She is originally from Scotland, and received her research education from the present day Cancer Research UK in London, where she met her future husband, Bengt Hallberg, who was doing postdoc work there. After her disputation in 1996, she did a postdoc in San Diego and traveled back and forth to Umeå for several years, where Bengt had found a position. Eventually Umeå University was to became home to both of them for many years.
“From the beginning, I said to myself that I would only stay in Umeå a few years, but Umeå proved to be a good university and I really enjoyed being there. ‘We stayed there for fifteen years,” says Ruth Palmer.
In the fall of 2014, they moved to Gothenburg, for many reasons. In particular, they knew several excellent researchers here that they wanted to develop collaborations with, which in Ruth’s case, included Tommy Martinsson, who conducts research on neuroblastoma, amoung others. Other advantages of living in Gothenburg are the close proximity to Chalmers and the ease of traveling from here.
“I can easily travel to London for the day, for a meeting. Skype is great, but nothing beats meeting face to face,” she says.
A prestigious award
The Göran Gustafsson Prize is a prestigious award for younger researchers and is given out annually by KVA, within several subject areas. At the University of Gothenburg, the prize has previously gone to, among others, Fredrik Bäckhed, Richard Neutze, Jan Borén and Thomas Nyström.
“It is impressive to read who has previously been awarded the prize and I am extremely happy and honoured to receive it,” says Ruth Palmer, who on Friday celebrated the prize and a new publication with the research group.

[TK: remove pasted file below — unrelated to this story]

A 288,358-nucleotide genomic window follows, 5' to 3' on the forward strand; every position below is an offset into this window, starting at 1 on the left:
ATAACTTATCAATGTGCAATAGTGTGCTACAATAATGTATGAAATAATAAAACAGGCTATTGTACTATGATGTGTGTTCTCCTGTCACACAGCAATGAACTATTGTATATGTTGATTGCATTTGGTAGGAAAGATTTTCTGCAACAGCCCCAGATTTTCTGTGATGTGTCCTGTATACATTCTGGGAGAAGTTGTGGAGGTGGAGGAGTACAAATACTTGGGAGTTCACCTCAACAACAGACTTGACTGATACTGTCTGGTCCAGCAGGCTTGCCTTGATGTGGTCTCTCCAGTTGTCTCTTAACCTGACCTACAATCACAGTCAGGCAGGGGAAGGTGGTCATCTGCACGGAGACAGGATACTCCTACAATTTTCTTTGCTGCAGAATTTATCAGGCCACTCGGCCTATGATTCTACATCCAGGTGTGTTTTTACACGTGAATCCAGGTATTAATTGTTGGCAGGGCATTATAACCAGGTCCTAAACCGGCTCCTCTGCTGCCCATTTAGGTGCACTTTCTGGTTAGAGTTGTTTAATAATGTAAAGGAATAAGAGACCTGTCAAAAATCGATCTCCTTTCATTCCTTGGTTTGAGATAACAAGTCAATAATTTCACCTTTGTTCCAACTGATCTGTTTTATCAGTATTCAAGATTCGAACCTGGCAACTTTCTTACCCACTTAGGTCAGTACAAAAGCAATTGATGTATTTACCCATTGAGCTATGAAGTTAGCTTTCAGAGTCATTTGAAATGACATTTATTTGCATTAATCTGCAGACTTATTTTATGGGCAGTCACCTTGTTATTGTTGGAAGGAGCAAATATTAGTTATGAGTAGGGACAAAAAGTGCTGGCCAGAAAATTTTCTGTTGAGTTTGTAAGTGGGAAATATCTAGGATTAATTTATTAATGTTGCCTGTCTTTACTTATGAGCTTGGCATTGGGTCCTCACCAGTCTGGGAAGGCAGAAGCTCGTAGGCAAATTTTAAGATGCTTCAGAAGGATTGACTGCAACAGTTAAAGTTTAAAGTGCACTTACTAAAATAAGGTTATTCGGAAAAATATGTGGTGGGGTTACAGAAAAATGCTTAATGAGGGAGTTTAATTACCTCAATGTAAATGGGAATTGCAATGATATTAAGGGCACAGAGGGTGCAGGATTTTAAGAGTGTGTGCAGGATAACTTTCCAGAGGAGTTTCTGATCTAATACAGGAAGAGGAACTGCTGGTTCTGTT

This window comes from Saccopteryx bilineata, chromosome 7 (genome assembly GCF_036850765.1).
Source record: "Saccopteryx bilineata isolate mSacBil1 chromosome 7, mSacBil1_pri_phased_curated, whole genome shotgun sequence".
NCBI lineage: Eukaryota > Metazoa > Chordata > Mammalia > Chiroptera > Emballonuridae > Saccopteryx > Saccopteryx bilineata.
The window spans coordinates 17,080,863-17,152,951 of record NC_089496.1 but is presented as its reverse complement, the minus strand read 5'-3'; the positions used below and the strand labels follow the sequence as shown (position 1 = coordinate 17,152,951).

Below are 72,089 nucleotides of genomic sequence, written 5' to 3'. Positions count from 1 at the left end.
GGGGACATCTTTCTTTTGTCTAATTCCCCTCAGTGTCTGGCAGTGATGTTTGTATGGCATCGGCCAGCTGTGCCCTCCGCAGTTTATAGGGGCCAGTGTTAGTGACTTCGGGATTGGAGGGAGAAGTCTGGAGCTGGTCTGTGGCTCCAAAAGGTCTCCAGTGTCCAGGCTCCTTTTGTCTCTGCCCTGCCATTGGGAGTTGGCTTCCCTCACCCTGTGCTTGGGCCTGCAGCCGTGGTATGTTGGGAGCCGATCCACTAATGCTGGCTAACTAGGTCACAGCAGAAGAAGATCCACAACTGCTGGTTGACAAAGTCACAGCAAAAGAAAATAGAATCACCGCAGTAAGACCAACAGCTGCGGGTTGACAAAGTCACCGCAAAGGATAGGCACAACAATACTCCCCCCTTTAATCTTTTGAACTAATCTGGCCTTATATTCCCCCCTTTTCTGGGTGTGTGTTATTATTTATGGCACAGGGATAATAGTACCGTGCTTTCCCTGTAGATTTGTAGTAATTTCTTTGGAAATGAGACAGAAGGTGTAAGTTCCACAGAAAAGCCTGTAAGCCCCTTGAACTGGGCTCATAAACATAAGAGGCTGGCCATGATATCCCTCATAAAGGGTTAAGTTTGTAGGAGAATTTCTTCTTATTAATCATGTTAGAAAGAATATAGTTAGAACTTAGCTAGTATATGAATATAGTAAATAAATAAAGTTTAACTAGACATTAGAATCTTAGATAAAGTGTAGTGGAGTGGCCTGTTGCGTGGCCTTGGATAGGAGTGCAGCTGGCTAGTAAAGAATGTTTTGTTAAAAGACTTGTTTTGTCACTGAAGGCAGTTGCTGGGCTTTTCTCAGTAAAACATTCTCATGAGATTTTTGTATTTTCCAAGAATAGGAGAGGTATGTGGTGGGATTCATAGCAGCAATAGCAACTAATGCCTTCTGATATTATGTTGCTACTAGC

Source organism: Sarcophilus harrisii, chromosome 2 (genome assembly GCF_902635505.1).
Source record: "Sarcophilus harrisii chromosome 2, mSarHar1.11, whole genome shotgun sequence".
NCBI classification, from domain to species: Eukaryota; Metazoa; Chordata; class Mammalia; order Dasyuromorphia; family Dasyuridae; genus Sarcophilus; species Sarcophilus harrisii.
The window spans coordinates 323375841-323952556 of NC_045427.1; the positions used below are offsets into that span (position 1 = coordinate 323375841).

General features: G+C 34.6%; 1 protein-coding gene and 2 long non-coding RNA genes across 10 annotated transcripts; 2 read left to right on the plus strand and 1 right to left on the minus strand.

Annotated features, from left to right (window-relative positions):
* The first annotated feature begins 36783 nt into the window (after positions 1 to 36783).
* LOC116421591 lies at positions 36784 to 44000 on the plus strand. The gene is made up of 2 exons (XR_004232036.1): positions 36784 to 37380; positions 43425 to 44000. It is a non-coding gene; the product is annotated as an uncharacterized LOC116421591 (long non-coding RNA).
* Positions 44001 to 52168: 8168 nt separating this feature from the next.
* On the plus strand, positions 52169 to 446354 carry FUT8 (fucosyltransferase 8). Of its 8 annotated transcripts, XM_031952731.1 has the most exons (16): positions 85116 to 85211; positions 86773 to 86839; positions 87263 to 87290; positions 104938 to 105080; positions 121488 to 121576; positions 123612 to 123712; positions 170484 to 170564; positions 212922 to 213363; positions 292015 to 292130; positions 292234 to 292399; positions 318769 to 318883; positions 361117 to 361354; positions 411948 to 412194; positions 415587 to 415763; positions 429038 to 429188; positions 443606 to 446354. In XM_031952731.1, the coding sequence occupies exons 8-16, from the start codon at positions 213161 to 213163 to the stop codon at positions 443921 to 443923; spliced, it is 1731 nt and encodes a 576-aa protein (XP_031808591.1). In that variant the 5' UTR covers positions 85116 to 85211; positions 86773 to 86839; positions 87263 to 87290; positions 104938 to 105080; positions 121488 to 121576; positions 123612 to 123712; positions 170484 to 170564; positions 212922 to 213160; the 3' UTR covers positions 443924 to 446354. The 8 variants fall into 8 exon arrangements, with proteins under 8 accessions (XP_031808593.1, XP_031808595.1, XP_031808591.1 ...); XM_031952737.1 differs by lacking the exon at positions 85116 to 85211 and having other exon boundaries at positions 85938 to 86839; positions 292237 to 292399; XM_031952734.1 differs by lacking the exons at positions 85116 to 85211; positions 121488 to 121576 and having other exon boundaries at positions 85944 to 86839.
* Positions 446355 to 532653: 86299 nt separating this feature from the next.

But the prize also comes with a not so insignificant research grant – SEK 4.5 million divided over three years. The group is now discussing how the money should be used, and there are plenty of good ideas.
“The money gives us a real boost, with a chance to do experiments we otherwise could not do. We will target technically advanced experiments that should be able to provide truly interesting results if they are successful,” says Ruth Palmer.
This year’s five prizewinners will share nearly SEK 24 million. Volodymyr Mazorchuk, Uppsala University, will receive the prize for innovative work in representation theory and other parts of algebra; Felix Ryde, KTH, will receive the prize in Physics for innovative research on observations of violent astroparticle physical phenomenon; Xavier Crispin, Linköping, will receive the prize for developing and studying organic thermoelectric materials; Ruth Palmer, Gothenburg, will receive the prize in Molecular Medicine for her significant discovery of the function and regulation of an important tyrosine kinase that controls cellular signaling and development; and Olle Melander, Lund University, will receive the prize in Medicine for his genetic and clinical studies that clarify the biochemical and lifestyle related disease mechanisms in overweight and cardiovascular disease.
Here you can see a short presentation by Ruth Palmer, in conjunction with the award ceremony in Stockholm: